Lesson Wednesday

Now that you have been a student at Epicodus for a little while, and have turned in several independent projects for Fridays, you may be wondering what that “Project is in a polished, portfolio-quality state.” objective you see on every project really means.

As former Epicodus students ourselves, we know that not every objective on every project is necessarily one you want to keep working on. (After all, how many pizza price calculators do people really need?!)

But nevertheless, many of these projects will become part of your portfolio, and some of them will be projects you will want to develop further—which is why we emphasize that each project you turn in should be as “Polished and portfolio ready” as possible.

That said, we know time is limited, there isn’t always enough of it to polish each project as much as you may like or even as much as you think is appropriate for your portfolio. That may leave you to wonder: 'Why bother? It does the job and it passes". This attitude may have served you well in High School or college, but when it comes to competing for jobs, you should always try to display your work at its absolute best, even when time is short.

We are simply encouraging you to take pride in your work, and spend time considering the value of what you are presenting. Polished and portfolio-ready—given the circumstances!

Polished and portfolio-ready isn’t just about how a project looks, or whether it has beautiful styling, but how the project is presented in its entirety. After all, many of you are not working towards employment as designers or even frontend developers. And even if you are: While you may not have time to tweak your CSS to perfection, there are many simple, concise, quick-to-implement things you can do to enhance the presentation of your work. You do have 30 mins to vet and correct all of the above.

Here is a non-exhaustive list of factors we consider when evaluating how "polished and portfolio-ready" a project is:

"Polished and Portfolio" ready can mean...

  • Work is submitted free of punctuation, spelling errors, grammatical errors, or typos
  • Page titles and text are accurate for the work presented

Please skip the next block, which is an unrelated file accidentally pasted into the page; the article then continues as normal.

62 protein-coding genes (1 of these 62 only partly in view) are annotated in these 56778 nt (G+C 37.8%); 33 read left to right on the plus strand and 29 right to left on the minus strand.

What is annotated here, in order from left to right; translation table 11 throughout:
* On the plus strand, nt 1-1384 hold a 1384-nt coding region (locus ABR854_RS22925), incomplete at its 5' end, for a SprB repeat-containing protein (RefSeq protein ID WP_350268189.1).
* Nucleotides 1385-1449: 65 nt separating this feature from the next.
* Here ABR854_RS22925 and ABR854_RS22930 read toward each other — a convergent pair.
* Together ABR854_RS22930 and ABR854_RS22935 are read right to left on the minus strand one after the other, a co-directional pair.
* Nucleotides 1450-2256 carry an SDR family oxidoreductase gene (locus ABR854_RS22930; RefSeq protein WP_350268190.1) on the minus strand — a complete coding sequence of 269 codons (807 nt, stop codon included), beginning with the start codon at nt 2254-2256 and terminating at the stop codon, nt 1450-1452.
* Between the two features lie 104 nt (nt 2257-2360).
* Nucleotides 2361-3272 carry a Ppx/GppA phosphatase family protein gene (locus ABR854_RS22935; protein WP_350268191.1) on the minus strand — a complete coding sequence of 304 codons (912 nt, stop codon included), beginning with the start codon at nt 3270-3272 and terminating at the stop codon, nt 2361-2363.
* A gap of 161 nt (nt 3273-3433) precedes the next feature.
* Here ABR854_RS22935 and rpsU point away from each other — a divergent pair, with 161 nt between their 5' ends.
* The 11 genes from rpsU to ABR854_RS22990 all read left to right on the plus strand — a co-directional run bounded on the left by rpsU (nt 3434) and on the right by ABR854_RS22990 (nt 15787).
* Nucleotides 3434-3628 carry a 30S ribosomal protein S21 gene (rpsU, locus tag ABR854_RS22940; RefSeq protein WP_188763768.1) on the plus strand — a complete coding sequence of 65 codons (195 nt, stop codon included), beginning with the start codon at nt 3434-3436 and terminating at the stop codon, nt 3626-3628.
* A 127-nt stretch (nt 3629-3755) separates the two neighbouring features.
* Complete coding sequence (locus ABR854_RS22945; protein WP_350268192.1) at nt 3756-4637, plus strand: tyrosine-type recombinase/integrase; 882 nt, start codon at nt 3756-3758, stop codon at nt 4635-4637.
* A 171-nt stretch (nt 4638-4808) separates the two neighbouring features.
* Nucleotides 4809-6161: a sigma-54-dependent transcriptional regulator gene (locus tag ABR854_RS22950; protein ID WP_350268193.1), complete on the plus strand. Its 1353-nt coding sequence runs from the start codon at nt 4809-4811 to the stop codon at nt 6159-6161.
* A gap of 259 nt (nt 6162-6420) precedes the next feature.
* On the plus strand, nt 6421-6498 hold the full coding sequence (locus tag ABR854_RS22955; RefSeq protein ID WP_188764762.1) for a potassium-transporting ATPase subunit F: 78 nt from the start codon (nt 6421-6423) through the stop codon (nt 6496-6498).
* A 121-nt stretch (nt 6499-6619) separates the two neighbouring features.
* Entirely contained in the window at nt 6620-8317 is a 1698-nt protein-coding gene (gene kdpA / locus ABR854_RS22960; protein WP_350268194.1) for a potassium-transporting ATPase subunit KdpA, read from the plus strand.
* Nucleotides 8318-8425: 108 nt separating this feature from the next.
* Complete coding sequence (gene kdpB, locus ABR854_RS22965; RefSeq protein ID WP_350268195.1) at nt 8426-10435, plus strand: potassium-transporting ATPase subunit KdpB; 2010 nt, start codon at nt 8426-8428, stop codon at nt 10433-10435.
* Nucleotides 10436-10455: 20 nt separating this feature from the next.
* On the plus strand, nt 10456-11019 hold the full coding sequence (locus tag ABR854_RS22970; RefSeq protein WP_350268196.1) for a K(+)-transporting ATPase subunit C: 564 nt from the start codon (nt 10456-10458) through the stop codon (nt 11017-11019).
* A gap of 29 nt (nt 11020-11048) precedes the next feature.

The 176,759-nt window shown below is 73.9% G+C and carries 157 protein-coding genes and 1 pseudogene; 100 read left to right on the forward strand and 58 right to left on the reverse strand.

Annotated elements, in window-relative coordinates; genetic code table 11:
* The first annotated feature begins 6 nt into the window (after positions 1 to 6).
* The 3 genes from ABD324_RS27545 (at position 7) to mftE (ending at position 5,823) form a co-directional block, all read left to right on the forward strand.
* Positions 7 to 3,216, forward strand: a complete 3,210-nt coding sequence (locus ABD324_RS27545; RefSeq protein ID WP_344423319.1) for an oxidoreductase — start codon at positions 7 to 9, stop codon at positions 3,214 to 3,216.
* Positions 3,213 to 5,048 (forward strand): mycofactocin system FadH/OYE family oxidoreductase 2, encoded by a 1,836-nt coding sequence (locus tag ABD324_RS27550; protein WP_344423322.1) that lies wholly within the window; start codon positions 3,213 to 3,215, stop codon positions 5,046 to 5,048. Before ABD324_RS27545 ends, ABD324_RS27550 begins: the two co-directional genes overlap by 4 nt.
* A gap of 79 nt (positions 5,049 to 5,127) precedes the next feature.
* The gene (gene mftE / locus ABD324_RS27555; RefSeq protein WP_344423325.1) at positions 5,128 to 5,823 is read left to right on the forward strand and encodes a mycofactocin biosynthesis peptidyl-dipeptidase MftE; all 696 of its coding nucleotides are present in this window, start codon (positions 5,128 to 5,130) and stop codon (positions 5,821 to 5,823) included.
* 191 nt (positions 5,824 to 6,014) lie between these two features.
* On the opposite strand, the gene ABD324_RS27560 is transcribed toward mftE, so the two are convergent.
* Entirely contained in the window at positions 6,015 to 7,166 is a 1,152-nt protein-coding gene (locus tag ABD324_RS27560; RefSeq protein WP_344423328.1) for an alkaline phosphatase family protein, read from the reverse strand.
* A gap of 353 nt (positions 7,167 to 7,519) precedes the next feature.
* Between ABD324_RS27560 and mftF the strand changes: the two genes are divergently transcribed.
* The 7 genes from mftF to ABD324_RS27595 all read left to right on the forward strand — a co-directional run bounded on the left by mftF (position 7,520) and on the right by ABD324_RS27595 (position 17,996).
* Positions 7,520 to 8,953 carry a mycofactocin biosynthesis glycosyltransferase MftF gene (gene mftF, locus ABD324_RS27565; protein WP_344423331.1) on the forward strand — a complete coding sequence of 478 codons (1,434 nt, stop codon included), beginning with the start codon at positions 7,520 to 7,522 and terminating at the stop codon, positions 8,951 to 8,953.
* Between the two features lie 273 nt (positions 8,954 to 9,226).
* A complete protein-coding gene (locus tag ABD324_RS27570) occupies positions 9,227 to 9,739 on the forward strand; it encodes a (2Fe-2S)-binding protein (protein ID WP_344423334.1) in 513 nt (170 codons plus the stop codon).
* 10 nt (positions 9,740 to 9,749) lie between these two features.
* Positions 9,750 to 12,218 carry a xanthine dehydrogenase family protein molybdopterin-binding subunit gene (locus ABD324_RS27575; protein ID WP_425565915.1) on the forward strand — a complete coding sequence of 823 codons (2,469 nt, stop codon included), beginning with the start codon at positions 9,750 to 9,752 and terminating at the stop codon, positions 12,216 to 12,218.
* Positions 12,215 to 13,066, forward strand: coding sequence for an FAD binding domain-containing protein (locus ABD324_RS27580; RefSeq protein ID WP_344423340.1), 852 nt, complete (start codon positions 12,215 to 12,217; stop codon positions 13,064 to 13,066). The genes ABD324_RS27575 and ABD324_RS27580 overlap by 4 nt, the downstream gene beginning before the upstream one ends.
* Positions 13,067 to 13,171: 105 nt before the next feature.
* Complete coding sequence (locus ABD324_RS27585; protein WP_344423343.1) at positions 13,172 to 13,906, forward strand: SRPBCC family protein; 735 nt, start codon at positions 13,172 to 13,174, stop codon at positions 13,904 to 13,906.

• Project description has been read through clearly and every attempt has been made to meet all objectives
  • Work has clearly not been copy/pasted from the curriculum but created from scratch
  • Readme is complete with ample, correct setup instructions and a clear description
  • Commits are done regularly with the correct commit messages. Commit messages are unique
  • Apps clearly communicate with the user (meaning: if you delete something, a status message is presented, such as “Entry deleted”
  • Forms are clearly labelled and / or use placeholder text to make it clear what they should be used for
  • Forms are validated - user cannot submit empty or incorrect form information - ever!
  • App has clearly been thoroughly tested; Known bugs are mentioned in the readme
  • The app does not crash, display 404 or 500 errors when being used
  • Work features easy to read layout with large enough fonts to be readable, and backgrounds that do not obscure the content of the app
  • Apps with multiple pages or screens have a UI flow that is intuitive and easy to understand
  • Care has been taken to create at least some basic custom styling
  • Excessive commented out code, logging and debugging statements have been removed
  • Code is indented and spaced correctly, with comments used sparingly to illustrated complex code sections

...and many, many more. Remember, you are the project, and you set the bar.

So. Before you submit a project, take time to review your handiwork, and consider whether you would be happy to receive this project from a junior employee at your future company!